First, we'll need to look at what Andreessen meant when he talked about viral expansion loops. To experience a viral expansion loop, a site or service must see a growth in users that compounds over time. If the site or service is monetized, that could translate into an impressive stream of revenue.
To achieve a viral expansion loop, a site would first need to attract an initial group of users. The site would need to offer a compelling experience -- one so interesting that the users feel the need to convince others to join. As the new group of users join, they, too, find the experience compelling and will tell more friends. Each incoming group of people is larger than the one before, and the site experiences an explosion of growth.
In this world, the site's administrators would have two things to worry about: keeping the site compelling and making sure they have the capacity to handle the growing demand from the users. It's a tantalizing vision -- when faced with an investment opportunity, you might find it tempting if the pitchman says your biggest worry is how to deal with becoming incredibly popular.
But is it possible to engineer such growth? Can a site mechanically create an experience that is guaranteed to attract users? And if so, how long can such a growth trend sustain itself before it reaches a breaking point? Eventually growth will have to slow down as the potential user base decreases over time.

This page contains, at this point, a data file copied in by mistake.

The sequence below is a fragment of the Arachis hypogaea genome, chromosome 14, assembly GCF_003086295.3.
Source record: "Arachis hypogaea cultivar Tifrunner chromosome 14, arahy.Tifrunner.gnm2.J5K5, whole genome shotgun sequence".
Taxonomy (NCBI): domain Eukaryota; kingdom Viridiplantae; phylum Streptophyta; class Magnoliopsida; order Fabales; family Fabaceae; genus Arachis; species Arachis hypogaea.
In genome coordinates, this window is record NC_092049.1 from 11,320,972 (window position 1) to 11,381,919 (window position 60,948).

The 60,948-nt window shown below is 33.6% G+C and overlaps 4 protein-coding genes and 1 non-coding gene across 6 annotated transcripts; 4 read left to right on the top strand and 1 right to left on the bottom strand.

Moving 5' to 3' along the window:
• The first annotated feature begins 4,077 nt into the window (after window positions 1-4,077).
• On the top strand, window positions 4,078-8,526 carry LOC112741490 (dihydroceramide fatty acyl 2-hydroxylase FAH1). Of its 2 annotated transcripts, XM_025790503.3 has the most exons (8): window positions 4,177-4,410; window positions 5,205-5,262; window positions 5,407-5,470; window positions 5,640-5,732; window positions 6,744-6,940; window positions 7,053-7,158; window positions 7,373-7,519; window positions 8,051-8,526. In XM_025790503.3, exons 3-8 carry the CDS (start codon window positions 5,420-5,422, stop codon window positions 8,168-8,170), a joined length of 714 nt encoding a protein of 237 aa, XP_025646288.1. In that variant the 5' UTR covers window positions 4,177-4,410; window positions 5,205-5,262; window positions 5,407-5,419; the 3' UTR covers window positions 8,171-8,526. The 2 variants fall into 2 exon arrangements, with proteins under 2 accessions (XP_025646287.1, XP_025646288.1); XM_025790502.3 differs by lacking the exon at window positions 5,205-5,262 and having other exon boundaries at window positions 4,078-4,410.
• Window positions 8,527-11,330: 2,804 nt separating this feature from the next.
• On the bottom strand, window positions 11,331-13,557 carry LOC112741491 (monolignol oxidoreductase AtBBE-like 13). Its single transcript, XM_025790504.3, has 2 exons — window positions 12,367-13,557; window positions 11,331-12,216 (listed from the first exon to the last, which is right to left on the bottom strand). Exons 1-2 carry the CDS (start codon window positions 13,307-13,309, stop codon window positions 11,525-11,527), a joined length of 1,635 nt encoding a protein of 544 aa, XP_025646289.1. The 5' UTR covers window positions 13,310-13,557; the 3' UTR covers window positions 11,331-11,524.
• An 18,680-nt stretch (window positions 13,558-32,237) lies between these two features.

While a Web site or service may be useful, intuitive and fun, that's no guarantee that it will be successful. Take a look at any successful service on the Web and you'll find a dozen other products that are similar -- and sometimes superior -- that failed. And becoming huge doesn't necessarily lead to enormous profits. Services like Twitter became popular very quickly and yet continue to operate without a clear business plan. Public opinion isn't entirely predictable -- if it were, there would be many more millionaires than there are now.
A viral expansion loop is really a simple network effect. The network spreads outward as people adopt the service. Eventually, the network stops spreading because most of the links point inward, not outward. That's not to say a viral expansion loop can't exist -- it's just another name for a not uncommon phenomenon.
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